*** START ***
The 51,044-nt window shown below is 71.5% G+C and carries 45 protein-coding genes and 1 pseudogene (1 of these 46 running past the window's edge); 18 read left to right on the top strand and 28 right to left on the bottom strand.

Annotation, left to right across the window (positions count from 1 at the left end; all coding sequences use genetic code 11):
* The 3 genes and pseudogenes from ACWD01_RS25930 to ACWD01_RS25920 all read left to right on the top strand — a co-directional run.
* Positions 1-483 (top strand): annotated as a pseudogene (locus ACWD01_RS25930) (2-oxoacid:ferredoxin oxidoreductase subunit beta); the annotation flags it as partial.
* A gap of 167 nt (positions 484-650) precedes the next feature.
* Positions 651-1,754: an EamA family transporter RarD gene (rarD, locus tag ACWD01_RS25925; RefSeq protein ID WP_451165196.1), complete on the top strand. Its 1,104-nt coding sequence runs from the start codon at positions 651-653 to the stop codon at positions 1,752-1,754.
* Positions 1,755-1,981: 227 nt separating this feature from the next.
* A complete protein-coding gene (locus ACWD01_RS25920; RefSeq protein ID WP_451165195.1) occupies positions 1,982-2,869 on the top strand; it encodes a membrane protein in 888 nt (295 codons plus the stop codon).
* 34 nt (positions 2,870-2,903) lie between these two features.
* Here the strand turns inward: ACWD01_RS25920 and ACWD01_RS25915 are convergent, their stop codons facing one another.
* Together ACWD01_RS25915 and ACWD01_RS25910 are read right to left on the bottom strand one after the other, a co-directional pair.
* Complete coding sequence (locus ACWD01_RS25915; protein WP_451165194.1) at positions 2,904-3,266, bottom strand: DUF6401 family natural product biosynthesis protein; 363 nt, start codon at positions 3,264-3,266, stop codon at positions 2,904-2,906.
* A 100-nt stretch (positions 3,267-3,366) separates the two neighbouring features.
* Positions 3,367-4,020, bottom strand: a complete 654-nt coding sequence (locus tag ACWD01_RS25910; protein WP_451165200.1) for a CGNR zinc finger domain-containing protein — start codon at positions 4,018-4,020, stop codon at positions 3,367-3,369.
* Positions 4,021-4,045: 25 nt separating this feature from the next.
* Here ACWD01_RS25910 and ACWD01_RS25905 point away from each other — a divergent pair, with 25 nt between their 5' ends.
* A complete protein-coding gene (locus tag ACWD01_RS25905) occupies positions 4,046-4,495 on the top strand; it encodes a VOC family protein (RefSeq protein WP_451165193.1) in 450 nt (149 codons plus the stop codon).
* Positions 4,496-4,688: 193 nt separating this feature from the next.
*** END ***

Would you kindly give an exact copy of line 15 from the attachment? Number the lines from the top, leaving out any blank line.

* Positions 4,021-4,045: 25 nt separating this feature from the next.